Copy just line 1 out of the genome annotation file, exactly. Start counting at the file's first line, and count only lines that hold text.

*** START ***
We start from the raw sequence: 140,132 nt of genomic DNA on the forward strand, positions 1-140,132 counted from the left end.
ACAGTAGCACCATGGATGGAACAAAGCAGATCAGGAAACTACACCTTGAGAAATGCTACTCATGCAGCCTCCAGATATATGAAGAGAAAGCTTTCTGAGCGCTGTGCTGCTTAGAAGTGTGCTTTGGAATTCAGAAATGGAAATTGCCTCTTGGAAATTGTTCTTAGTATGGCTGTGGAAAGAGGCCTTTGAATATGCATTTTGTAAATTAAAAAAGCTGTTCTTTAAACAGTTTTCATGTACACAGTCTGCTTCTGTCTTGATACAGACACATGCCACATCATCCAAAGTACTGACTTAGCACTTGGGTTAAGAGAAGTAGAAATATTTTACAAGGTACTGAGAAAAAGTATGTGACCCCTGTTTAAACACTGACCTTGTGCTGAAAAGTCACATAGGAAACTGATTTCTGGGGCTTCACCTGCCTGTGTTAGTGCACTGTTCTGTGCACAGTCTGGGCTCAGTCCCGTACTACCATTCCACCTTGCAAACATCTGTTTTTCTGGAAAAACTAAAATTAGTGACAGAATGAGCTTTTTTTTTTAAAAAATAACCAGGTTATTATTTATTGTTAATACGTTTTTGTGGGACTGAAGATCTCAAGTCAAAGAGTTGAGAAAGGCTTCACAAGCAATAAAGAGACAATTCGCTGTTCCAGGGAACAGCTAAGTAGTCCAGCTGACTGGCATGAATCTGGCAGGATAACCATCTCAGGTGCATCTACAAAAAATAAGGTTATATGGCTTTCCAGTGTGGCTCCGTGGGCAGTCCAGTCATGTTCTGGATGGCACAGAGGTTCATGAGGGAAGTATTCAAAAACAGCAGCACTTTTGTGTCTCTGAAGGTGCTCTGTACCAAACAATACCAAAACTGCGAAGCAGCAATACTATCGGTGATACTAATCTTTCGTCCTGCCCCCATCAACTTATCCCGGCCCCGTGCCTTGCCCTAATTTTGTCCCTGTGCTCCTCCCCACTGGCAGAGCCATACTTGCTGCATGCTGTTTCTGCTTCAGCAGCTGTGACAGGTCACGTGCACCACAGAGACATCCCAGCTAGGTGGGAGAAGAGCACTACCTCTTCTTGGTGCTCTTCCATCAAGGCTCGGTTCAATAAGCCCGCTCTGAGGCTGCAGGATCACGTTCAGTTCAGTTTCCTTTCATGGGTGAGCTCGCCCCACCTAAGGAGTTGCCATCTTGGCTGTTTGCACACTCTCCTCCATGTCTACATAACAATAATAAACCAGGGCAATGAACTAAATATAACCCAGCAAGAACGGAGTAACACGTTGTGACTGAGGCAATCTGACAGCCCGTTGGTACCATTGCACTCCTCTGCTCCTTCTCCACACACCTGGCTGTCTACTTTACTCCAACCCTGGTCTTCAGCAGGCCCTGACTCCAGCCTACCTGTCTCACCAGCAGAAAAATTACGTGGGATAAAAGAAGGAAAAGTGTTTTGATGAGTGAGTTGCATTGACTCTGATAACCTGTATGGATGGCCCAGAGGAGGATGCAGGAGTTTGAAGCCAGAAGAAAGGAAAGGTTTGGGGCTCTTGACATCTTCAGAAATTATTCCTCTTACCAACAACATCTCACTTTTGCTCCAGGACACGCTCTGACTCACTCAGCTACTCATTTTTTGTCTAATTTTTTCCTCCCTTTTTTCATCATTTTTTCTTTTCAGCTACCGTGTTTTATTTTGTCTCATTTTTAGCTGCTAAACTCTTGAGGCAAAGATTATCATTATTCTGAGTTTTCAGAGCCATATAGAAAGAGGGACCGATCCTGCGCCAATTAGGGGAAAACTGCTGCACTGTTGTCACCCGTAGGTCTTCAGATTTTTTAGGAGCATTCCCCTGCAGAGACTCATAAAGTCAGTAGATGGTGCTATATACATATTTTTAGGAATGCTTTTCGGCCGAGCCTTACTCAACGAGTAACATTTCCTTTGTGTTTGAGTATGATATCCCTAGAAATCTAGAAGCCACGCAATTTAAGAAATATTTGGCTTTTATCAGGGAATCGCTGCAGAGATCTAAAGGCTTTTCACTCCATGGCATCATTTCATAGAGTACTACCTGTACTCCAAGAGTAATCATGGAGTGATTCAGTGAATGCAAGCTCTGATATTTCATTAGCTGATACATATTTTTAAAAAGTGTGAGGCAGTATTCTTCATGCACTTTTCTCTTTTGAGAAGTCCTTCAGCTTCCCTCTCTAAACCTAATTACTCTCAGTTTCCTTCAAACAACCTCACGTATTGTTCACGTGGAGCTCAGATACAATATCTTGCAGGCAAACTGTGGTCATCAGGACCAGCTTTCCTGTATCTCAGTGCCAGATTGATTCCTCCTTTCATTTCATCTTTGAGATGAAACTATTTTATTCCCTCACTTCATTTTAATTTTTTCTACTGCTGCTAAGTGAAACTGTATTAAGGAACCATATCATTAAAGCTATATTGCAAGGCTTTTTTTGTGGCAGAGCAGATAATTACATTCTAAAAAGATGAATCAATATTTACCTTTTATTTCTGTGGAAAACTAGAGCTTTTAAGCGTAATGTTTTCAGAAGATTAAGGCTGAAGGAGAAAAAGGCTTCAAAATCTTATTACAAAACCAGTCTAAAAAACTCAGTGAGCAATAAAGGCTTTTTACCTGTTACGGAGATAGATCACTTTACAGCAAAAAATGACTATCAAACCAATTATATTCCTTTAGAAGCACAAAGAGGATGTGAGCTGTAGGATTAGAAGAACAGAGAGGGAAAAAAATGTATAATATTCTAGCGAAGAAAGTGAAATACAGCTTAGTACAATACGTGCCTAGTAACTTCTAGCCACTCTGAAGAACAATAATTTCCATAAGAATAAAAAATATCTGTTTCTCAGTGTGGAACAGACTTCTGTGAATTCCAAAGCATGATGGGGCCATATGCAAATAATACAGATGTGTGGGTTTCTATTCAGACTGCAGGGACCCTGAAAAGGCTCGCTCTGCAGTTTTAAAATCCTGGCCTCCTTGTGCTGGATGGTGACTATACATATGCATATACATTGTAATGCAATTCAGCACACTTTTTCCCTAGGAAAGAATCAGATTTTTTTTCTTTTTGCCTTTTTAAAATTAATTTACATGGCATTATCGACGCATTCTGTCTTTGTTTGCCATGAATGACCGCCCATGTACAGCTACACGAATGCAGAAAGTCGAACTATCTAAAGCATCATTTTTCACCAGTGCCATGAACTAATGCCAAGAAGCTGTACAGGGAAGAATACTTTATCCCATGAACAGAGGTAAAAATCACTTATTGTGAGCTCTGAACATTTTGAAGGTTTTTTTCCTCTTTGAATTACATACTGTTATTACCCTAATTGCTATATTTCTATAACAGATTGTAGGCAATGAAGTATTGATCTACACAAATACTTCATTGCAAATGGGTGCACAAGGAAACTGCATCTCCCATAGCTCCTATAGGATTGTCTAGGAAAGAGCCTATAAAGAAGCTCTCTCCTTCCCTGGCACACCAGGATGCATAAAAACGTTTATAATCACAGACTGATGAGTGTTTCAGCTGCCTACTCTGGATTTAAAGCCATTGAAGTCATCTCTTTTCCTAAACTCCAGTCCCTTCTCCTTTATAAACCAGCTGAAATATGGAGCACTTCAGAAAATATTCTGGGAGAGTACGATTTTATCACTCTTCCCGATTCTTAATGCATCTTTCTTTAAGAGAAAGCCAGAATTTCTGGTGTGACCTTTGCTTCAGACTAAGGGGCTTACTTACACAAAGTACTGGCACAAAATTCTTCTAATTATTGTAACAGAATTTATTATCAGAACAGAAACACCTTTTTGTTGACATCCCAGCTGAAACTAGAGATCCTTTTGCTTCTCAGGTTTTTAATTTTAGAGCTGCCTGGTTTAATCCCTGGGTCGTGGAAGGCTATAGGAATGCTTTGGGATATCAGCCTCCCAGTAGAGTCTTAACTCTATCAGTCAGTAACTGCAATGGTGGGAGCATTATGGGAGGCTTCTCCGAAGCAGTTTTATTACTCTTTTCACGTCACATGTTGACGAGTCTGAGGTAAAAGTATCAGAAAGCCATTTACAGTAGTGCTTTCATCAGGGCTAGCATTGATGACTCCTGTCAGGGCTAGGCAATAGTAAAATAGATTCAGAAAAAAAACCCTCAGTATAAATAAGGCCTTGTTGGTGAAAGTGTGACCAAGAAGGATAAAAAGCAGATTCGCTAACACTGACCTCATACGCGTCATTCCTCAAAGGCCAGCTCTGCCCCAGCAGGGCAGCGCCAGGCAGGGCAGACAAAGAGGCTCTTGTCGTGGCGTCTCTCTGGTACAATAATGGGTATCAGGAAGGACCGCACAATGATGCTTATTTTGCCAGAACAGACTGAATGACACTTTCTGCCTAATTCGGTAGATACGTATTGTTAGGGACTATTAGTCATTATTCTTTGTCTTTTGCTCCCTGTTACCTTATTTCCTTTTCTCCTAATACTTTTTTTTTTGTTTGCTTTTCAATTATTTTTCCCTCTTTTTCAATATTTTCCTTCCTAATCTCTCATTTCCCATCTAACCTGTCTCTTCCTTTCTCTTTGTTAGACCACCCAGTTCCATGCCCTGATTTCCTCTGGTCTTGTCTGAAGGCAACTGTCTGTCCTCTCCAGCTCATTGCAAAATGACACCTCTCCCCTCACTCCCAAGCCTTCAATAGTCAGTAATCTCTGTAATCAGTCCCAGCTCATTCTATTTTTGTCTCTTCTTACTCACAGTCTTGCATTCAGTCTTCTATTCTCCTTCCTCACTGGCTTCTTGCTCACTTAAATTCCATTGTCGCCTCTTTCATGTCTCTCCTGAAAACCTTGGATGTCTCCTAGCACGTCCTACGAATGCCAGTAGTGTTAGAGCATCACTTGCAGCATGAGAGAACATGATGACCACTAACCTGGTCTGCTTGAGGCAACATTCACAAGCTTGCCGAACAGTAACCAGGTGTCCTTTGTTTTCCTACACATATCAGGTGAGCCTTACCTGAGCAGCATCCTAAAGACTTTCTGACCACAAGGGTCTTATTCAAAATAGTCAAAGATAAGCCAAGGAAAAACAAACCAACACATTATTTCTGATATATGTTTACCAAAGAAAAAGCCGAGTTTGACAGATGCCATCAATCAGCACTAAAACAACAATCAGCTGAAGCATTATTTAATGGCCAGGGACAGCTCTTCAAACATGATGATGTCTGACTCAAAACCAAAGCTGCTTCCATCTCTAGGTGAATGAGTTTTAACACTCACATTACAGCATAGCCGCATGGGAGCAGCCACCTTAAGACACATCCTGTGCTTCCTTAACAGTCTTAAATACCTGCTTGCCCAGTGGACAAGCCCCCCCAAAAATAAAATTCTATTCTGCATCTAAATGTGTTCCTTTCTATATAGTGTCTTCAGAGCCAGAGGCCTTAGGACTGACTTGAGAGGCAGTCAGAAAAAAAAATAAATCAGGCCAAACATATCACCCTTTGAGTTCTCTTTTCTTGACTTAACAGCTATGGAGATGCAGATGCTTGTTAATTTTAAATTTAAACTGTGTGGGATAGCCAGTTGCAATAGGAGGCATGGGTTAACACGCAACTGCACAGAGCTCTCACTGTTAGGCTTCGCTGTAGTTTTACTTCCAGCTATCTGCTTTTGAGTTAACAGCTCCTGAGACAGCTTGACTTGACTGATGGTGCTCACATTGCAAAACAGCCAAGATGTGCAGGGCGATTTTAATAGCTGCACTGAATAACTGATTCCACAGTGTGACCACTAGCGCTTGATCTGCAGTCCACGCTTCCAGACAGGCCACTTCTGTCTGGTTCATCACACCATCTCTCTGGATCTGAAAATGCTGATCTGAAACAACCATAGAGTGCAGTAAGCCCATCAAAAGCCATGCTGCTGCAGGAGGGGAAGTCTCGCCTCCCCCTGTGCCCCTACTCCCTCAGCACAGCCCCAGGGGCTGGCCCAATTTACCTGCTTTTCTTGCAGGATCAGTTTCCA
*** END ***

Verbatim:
We start from the raw sequence: 140,132 nt of genomic DNA on the forward strand, positions 1-140,132 counted from the left end.